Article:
Do you remember feeling that certain feeling the first time you picked up a poorly translated RPG with a picture of an androgynous hero on the box, or started out with a pathetic settler and a warrior in Civ II, or clicked through a mind-bogglingly detailed transfer list in Championship Manager?
It was a special amalgam of pleasure at mastering the simple mechanics of the interface, dread of the more complicated elements hovering ominously a few clicks away, and an expansive sense of joy at the sheer vasty depth of the possibilities inherent in the game.
To be brutally honest, the games themselves never quite lived up to that first sense of promise, discovery and liberation. I might have sunk horrendous amounts of time into Civ II, guiding my mindless masses (We love the Dictator day!) to nuclear annihilation, but there was always a sense of the missed opportunity. Forge on with mighty feats of kingly courage as you would, there comes a point where you simply run out of things to do. Future Tech? Who the hell thought that was an acceptable piece of game design?
The same problem is inherent in GameDevStory. That sense of discovery is there, and just like those past masters it certainly has the potential to swallow a great deal of your time. But it is, after all a very limited game, and not just by the constraints of the mobile platform.
Let’s get the window dressing out of the way first
The interface is very nice. The whole thing is menu-driven, like a proper JRPG should be, and tapping anywhere on the screen will bring up your top-level management choices. Everything is nicely laid out, and the (limited) choices are fairly self-explanatory. This is a good thing, as the in-game tutorial is frankly laughable, and compared to some of the hand holding that goes on in AAA games these days, a little disorienting. Still, there is a sense of achievement to overcoming ignorance and grasping what you can achieve with the tool set.
It runs like butter on my antiquated HTC Hero, with custom 2.2 Android software. This is quite the plus, seeing as most games available on the Android Market that will actually run on my device look like arse. And I don’t mean that in the good, healthy, Curse of the Chocolate Fountain way.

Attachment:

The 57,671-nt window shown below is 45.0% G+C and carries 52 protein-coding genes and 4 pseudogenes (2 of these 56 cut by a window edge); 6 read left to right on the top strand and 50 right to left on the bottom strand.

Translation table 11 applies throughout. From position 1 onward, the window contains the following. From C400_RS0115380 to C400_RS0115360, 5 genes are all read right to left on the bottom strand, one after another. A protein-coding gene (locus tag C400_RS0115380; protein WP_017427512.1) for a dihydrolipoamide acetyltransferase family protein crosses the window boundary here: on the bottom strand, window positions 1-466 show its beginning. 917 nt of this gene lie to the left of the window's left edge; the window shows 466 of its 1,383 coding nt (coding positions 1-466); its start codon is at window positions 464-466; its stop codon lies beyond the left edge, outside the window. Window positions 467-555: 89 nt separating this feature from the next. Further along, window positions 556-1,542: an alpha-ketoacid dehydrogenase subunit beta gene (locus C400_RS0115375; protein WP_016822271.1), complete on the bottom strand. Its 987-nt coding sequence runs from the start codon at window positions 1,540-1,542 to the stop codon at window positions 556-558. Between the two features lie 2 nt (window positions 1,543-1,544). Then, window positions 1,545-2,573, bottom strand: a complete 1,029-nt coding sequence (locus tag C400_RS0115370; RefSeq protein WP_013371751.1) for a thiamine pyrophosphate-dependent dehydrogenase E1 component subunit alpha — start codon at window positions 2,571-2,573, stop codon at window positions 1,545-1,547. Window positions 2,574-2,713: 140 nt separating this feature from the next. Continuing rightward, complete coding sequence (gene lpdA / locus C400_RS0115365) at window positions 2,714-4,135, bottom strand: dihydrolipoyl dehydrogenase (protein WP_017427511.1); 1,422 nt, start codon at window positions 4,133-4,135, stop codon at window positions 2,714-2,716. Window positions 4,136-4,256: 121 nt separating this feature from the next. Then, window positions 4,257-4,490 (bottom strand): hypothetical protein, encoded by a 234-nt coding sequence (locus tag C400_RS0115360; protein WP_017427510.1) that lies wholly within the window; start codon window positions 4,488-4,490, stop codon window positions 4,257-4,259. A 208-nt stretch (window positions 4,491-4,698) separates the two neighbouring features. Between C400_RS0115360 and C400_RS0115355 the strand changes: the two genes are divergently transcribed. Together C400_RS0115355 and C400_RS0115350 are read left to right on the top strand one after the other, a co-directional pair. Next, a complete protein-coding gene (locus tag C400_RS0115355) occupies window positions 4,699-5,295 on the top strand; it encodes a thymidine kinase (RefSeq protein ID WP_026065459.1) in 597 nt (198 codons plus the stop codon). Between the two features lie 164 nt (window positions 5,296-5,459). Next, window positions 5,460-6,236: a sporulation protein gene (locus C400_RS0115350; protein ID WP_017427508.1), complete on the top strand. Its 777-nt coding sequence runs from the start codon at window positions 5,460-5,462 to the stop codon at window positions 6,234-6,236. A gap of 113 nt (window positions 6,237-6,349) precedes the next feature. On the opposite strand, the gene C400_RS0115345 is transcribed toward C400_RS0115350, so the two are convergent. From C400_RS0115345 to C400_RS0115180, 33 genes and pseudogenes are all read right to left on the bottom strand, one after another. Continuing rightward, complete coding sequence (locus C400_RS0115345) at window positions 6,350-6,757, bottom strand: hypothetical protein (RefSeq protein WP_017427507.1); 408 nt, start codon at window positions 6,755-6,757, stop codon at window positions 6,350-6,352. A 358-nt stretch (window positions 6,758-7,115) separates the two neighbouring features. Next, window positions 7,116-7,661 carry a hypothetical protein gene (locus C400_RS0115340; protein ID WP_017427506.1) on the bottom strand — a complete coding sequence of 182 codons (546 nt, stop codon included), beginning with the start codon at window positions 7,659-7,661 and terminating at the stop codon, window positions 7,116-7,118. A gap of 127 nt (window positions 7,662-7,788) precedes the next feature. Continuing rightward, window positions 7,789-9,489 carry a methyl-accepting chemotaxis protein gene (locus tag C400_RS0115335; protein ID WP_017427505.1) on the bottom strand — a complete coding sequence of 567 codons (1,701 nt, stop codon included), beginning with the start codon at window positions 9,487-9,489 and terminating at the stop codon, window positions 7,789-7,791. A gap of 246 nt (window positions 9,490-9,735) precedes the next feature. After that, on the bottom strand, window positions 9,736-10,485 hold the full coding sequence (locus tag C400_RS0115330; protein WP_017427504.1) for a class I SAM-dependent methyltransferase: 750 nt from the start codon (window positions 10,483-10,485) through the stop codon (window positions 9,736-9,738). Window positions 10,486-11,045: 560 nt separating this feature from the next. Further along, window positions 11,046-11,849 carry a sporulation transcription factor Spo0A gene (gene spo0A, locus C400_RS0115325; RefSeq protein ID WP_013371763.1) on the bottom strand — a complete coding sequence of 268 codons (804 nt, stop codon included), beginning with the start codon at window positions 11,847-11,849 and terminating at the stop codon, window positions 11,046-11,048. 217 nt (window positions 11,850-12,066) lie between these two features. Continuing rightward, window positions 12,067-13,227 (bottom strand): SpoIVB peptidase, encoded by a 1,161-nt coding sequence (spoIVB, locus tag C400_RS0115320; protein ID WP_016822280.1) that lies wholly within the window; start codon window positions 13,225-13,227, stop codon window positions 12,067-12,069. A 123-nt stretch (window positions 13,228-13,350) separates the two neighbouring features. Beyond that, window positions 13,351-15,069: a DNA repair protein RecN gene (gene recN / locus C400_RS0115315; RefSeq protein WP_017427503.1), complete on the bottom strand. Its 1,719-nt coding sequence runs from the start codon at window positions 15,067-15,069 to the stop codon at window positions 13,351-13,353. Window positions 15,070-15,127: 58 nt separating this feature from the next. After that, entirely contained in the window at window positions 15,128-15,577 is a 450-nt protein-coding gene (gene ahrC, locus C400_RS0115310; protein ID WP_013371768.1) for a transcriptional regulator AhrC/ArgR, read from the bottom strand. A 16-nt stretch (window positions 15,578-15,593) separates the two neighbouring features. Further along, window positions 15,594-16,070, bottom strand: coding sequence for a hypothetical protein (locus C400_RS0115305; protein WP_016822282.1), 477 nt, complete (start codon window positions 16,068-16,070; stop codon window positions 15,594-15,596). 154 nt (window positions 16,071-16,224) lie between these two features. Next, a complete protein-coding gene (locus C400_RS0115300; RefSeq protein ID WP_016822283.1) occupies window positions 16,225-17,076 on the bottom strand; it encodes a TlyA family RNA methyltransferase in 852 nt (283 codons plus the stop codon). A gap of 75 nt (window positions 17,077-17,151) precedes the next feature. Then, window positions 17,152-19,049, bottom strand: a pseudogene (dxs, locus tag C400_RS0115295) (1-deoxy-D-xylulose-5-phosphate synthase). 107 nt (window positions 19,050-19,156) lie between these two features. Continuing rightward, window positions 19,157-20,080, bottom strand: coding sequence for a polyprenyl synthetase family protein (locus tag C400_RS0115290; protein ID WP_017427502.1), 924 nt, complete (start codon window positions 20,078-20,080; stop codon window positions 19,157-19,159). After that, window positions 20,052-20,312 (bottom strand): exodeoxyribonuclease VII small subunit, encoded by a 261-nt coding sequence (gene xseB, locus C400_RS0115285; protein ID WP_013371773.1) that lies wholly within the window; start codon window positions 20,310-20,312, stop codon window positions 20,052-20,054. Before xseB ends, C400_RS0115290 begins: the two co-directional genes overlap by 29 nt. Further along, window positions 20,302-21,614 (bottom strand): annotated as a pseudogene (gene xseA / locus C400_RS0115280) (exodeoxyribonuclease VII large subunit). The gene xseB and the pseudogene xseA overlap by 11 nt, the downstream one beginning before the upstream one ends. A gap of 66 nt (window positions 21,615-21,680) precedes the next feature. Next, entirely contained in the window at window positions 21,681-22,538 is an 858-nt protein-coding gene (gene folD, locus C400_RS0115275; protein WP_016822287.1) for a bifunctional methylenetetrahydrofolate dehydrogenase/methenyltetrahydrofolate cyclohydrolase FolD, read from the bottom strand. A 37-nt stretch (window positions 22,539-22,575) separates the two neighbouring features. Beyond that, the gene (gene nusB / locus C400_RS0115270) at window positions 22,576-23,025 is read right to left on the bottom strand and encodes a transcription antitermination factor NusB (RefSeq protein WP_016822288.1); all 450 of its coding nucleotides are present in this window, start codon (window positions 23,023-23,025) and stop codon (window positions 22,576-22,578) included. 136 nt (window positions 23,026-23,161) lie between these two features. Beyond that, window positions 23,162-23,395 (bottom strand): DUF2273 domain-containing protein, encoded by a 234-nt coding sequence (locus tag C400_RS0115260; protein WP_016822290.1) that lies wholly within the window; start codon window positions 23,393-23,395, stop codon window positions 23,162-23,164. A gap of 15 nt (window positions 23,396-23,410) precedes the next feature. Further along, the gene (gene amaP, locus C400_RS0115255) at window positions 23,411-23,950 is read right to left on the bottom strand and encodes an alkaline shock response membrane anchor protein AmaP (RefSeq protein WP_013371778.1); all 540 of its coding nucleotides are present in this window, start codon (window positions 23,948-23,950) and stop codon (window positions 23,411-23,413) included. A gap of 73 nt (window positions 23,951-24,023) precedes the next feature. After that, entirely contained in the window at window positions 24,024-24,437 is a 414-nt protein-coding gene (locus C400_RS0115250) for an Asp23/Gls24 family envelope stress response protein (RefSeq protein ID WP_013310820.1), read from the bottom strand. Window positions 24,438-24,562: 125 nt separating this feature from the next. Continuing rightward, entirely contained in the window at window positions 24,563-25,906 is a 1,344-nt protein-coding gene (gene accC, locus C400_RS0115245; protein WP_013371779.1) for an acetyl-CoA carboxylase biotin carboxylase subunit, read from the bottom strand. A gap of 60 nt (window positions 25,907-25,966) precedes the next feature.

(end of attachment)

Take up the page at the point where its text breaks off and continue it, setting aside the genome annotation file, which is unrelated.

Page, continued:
In GDS your little game developers will potter about, look out of windows and occasionally sit down and write a line of code without frame rate issues or skipping, just like in real life!
The controls also don’t suffer from the same disgusting input lag that has plagued high quality games like Angry Birds (although this is probably a processor-bound limitation, like the lack of Flash video).
So what’s the point of the game?
Essentially, you want cash. Lovely piles of moolah, Scrooge McDuck-style wads. You can’t really do anything with the cash, but it serves as the measure of your progress. That, and your dominance of the sales charts.
You start as the owner of a tiny game studio, which you get to name (OMGs, personalisation! Now I care about these virtual folks). You always start with the same two employees, a crappy coder and a crappy writer. The first thing the tutorial wants you to do is to hire more people, and seeing as there are four job types initially and two empty seats, you’ll probably be hiring a Designer and a Sound Designer.
From there, you can choose to do some contract work to build up capital, or jump straight into developing your first original game title. Either way, development consists of waiting for your little minions to generate enough Fun, Creativity, Sound and Graphics icons to fill a little bar. When doing contracts, you will have set target to reach in order to get paid. Developing new games differs in that you are trying to generate as much of each quality as possible to boost the review scores, and thence the sales.